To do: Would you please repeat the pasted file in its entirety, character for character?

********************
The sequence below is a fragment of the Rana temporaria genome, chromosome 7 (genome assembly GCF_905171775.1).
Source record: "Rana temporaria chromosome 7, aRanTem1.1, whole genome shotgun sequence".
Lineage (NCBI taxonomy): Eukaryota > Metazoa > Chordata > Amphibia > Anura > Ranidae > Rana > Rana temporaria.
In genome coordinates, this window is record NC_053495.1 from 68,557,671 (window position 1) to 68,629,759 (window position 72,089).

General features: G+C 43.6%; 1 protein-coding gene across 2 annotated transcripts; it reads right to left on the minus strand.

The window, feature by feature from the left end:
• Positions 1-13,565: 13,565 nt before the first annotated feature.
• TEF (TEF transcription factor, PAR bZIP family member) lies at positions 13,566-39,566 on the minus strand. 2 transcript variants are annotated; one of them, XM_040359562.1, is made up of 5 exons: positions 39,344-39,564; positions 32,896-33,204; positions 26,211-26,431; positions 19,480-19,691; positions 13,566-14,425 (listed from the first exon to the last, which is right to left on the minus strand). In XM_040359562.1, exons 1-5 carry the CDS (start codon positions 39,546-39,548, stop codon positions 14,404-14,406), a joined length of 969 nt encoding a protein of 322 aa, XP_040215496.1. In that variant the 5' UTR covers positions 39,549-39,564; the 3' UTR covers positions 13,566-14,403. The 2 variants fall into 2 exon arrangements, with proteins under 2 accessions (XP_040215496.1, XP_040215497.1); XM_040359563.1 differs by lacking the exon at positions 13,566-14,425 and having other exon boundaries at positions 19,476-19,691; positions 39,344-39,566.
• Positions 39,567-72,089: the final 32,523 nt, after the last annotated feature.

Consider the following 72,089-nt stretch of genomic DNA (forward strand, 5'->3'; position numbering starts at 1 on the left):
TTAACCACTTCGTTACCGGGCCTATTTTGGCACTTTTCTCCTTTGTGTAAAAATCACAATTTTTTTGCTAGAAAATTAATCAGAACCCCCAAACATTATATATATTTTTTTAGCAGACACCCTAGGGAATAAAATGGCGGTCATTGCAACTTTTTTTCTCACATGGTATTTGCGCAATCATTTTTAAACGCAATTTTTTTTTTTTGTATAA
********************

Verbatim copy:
The sequence below is a fragment of the Rana temporaria genome, chromosome 7 (genome assembly GCF_905171775.1).
Source record: "Rana temporaria chromosome 7, aRanTem1.1, whole genome shotgun sequence".
Lineage (NCBI taxonomy): Eukaryota > Metazoa > Chordata > Amphibia > Anura > Ranidae > Rana > Rana temporaria.
In genome coordinates, this window is record NC_053495.1 from 68,557,671 (window position 1) to 68,629,759 (window position 72,089).

General features: G+C 43.6%; 1 protein-coding gene across 2 annotated transcripts; it reads right to left on the minus strand.

The window, feature by feature from the left end:
• Positions 1-13,565: 13,565 nt before the first annotated feature.
• TEF (TEF transcription factor, PAR bZIP family member) lies at positions 13,566-39,566 on the minus strand. 2 transcript variants are annotated; one of them, XM_040359562.1, is made up of 5 exons: positions 39,344-39,564; positions 32,896-33,204; positions 26,211-26,431; positions 19,480-19,691; positions 13,566-14,425 (listed from the first exon to the last, which is right to left on the minus strand). In XM_040359562.1, exons 1-5 carry the CDS (start codon positions 39,546-39,548, stop codon positions 14,404-14,406), a joined length of 969 nt encoding a protein of 322 aa, XP_040215496.1. In that variant the 5' UTR covers positions 39,549-39,564; the 3' UTR covers positions 13,566-14,403. The 2 variants fall into 2 exon arrangements, with proteins under 2 accessions (XP_040215496.1, XP_040215497.1); XM_040359563.1 differs by lacking the exon at positions 13,566-14,425 and having other exon boundaries at positions 19,476-19,691; positions 39,344-39,566.
• Positions 39,567-72,089: the final 32,523 nt, after the last annotated feature.

Consider the following 72,089-nt stretch of genomic DNA (forward strand, 5'->3'; position numbering starts at 1 on the left):
TTAACCACTTCGTTACCGGGCCTATTTTGGCACTTTTCTCCTTTGTGTAAAAATCACAATTTTTTTGCTAGAAAATTAATCAGAACCCCCAAACATTATATATATTTTTTTAGCAGACACCCTAGGGAATAAAATGGCGGTCATTGCAACTTTTTTTCTCACATGGTATTTGCGCAATCATTTTTAAACGCAATTTTTTTTTTTTGTATAA